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Lasers Enable Observation of Frantic Electrons

April 15, 2014 12:00 pm | by Univ. of Kansas | News | Comments

A research team has used high-powered lasers to track the speed and movement of electrons inside an innovative material that is just one atom thick.


Nanoparticles Deliver Three Cancer Drugs

April 15, 2014 12:00 pm | by MIT, Anne Trafton | News | Comments

Delivering chemotherapy drugs in nanoparticle form could help reduce side effects by targeting the drugs directly to the tumors. Now, chemists have devised a new way to build nanoparticles that can carry and deliver three or more different drugs.


Coke’s Soda Sales Down for First Time in 10 Years

April 15, 2014 12:00 pm | by Associated Press, Candice Choi | News | Comments

The world's biggest beverage maker says that its global sales volume for soda fell for first time in at least a decade. The drop was offset by stronger sales of noncarbonated drinks, such as juice, and overall volume rose 2 percent.


Quantum Dots Offer Solar Cells a Bright Future

April 15, 2014 7:00 am | by Los Alamos National Laboratory | News | Comments

A project has demonstrated that the superior light-emitting properties of quantum dots can be applied in solar energy by helping more efficiently harvest sunlight.


New Tests May Save Pork Industry

April 15, 2014 7:00 am | by Kansas State Univ. | News | Comments

Pork products cost about 10 percent more than they did last year, and economists expect the prices to continue rising because of diarrhea viruses currently devastating the pork industry. That's why researchers have developed new tests they hope will mitigate the spread of these viruses.


Arctic Ozone Hole is Comparatively Tame

April 15, 2014 7:00 am | by MIT, Audrey Resutek | News | Comments

A study has found some cause for optimism: ozone levels in the Arctic haven’t yet sunk to the extreme lows seen in Antarctica, in part because international efforts to limit ozone-depleting chemicals have been successful.


A Few 'Problem Wells' Source of Greenhouse Gas

April 15, 2014 7:00 am | by Purdue Univ. | News | Comments

High levels of the greenhouse gas methane were found above shale gas wells at a production point not thought to be an important emissions source, according to a study. The findings could have implications for the evaluation of the environmental impacts from natural gas production.


Scientists Examine World's Most Popular Drug: Caffeine

April 15, 2014 7:00 am | by ACS | Videos | Comments

In a new video, researchers look at the science behind the world's most popular drug, caffeine, including why it keeps you awake and how much is too much.


Researchers Redirect Sunlight to Urban Alleys

April 15, 2014 7:00 am | by The Optical Society | News | Comments

Egyptian researchers have developed a corrugated, translucent panel that redirects sunlight onto narrow streets and alleyways. The panel is mounted on rooftops and hung over the edge at an angle, where it spreads sunlight onto the street below.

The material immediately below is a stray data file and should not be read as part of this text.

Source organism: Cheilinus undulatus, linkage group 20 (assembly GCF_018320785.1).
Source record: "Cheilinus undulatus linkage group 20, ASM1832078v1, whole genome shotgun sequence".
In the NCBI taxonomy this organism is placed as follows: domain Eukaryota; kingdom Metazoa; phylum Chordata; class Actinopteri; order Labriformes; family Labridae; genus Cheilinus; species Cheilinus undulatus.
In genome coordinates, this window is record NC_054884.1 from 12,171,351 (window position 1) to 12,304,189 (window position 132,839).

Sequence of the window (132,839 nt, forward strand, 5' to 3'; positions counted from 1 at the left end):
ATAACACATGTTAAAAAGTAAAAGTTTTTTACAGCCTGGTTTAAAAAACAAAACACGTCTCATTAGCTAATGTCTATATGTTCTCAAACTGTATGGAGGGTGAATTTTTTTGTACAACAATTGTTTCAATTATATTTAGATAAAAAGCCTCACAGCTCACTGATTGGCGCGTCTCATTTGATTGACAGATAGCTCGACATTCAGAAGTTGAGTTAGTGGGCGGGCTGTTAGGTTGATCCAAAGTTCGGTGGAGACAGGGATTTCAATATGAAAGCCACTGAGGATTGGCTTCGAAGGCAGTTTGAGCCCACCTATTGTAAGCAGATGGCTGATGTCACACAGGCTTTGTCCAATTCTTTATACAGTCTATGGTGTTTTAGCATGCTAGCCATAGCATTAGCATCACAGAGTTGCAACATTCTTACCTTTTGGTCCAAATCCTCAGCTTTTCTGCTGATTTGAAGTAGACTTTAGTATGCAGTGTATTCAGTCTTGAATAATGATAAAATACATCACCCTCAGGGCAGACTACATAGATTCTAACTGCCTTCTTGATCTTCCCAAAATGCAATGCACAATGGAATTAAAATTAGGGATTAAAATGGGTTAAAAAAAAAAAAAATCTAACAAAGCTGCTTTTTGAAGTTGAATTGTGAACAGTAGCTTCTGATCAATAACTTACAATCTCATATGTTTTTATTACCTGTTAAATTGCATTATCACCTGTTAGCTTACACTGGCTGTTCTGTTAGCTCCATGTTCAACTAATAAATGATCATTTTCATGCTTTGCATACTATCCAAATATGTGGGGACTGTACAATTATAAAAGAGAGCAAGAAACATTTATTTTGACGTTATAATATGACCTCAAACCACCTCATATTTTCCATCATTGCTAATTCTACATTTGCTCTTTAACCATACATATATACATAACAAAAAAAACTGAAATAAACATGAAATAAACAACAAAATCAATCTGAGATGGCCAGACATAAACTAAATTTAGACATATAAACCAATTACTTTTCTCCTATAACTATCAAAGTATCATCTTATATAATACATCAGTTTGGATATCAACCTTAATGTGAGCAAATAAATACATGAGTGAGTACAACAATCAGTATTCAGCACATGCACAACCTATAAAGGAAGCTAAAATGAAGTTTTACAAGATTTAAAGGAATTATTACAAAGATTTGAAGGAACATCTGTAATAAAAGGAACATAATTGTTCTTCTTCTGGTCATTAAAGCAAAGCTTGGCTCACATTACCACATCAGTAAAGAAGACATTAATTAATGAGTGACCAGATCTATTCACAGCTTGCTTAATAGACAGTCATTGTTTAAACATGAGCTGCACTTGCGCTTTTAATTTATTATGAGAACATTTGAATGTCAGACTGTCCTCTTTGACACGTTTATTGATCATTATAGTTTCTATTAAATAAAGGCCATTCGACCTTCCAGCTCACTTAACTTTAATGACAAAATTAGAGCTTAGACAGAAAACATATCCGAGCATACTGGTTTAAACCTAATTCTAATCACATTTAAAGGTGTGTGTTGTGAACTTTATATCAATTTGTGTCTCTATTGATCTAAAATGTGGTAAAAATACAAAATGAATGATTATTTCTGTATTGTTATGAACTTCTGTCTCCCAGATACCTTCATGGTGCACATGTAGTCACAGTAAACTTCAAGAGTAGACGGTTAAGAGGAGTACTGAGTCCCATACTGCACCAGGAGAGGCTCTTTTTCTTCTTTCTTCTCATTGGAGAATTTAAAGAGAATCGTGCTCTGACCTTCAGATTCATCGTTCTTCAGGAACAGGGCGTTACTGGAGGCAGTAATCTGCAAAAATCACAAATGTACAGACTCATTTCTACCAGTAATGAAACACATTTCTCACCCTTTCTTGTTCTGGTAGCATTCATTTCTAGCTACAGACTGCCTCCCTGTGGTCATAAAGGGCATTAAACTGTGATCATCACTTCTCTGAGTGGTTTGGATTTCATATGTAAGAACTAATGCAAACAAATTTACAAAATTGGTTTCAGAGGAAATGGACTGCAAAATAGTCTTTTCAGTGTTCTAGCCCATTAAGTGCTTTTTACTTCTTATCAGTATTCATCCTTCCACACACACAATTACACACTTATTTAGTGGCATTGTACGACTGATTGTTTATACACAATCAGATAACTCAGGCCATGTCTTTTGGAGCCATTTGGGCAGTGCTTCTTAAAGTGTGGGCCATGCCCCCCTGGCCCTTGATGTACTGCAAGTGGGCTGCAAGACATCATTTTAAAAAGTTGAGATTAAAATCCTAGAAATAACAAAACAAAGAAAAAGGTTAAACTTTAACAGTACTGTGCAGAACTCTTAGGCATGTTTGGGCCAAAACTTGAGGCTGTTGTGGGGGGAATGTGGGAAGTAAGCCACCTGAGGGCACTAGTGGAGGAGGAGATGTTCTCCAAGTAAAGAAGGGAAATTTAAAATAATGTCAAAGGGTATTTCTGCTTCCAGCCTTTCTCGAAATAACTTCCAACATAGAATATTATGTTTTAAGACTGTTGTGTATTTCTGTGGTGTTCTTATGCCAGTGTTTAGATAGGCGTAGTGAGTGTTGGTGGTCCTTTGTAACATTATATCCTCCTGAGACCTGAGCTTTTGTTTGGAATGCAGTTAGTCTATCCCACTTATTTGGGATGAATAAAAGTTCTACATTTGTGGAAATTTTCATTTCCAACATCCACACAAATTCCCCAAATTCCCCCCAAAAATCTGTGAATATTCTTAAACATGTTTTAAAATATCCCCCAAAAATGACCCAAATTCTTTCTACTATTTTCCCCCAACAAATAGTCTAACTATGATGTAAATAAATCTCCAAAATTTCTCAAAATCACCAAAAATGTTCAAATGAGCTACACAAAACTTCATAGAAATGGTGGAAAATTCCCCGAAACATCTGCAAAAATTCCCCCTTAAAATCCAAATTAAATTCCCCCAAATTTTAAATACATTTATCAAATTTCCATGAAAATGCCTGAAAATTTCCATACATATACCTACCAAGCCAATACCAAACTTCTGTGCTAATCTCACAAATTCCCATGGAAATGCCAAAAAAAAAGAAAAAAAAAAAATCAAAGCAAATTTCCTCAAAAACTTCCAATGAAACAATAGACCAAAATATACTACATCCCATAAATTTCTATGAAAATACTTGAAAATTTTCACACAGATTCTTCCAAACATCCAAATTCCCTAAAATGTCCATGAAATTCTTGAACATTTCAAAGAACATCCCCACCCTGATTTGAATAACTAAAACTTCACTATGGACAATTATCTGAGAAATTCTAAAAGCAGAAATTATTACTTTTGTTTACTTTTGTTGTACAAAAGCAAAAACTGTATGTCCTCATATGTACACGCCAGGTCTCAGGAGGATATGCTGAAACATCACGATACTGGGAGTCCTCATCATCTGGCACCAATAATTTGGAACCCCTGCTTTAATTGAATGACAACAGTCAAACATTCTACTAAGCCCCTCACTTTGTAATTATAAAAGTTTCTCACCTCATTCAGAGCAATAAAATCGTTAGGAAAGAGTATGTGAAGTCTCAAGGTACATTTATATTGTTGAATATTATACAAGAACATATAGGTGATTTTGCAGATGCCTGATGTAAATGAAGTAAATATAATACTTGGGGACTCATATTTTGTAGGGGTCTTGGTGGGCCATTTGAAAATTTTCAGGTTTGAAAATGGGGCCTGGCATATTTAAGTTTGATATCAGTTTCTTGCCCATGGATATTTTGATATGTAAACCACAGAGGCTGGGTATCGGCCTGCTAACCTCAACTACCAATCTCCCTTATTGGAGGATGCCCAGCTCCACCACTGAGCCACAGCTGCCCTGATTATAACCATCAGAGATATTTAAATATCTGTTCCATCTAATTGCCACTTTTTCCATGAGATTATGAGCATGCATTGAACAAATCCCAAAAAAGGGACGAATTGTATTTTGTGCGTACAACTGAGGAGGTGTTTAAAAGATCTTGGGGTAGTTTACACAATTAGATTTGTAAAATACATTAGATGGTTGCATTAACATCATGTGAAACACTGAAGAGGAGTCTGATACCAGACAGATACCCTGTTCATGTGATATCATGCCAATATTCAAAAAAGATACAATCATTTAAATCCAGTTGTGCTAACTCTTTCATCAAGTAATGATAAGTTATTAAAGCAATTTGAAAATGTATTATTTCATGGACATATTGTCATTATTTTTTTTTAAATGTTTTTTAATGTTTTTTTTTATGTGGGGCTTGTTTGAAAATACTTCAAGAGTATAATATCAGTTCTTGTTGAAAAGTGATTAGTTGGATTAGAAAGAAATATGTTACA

France Casts DNA Dragnet in Rape Case

April 15, 2014 7:00 am | by Associated Press, Lori Hinnant | News | Comments

French investigators have begun taking DNA samples from 527 male students and staff at a high school— including boys as young as 14— as they search for the assailant who raped a teenage girl on the closed campus.


Puget Sound’s Waters Come from Deep Canyon

April 15, 2014 7:00 am | by Univ. of Washington | News | Comments

The headwaters for Puget Sound’s famously rich waters lie far below the surface, in a submarine canyon that draws nutrient-rich water up from the deep ocean. New measurements may explain how the Pacific Northwest’s inland waters are able to support so many shellfish, salmon runs and even the occasional pod of whales.


Nutrient-rich Forests Store More Carbon

April 15, 2014 7:00 am | by International Institute for Applied Systems Analysis | News | Comments

Forests growing in fertile soils, with ample nutrients, are able to sequester about 30 percent of the carbon they take up during photosynthesis. In contrast, forests growing in nutrient-poor soils may retain only 6 percent of that carbon.


Researchers ID Four New Killer Sponges

April 15, 2014 7:00 am | by Monterey Bay Aquarium Research Institute | News | Comments

Scientists first discovered that some sponges are carnivorous about 20 years ago. Since then only seven carnivorous species have been found in all of the northeastern Pacific. Now, a paper describes four new species of carnivorous sponges living on the deep seafloor, from the Pacific Northwest to Baja California.


Image of the Week: How to Wash Eyes in Space

April 15, 2014 7:00 am | by ESA | News | Comments

Imagine you are an astronaut on the ISS and a fleck of dust gets in your eye. How do you wash it out? Engineers came up with the idea seen in this picture.


Technique Can Reverse-engineer Developing Lung

April 14, 2014 12:54 pm | by Stanford School of Engineering | News | Comments

In a feat of reverse tissue engineering, researchers have begun to unravel the complex genetic coding that allows embryonic cells to proliferate and transform into all of the specialized cells that perform a myriad of different biological tasks.



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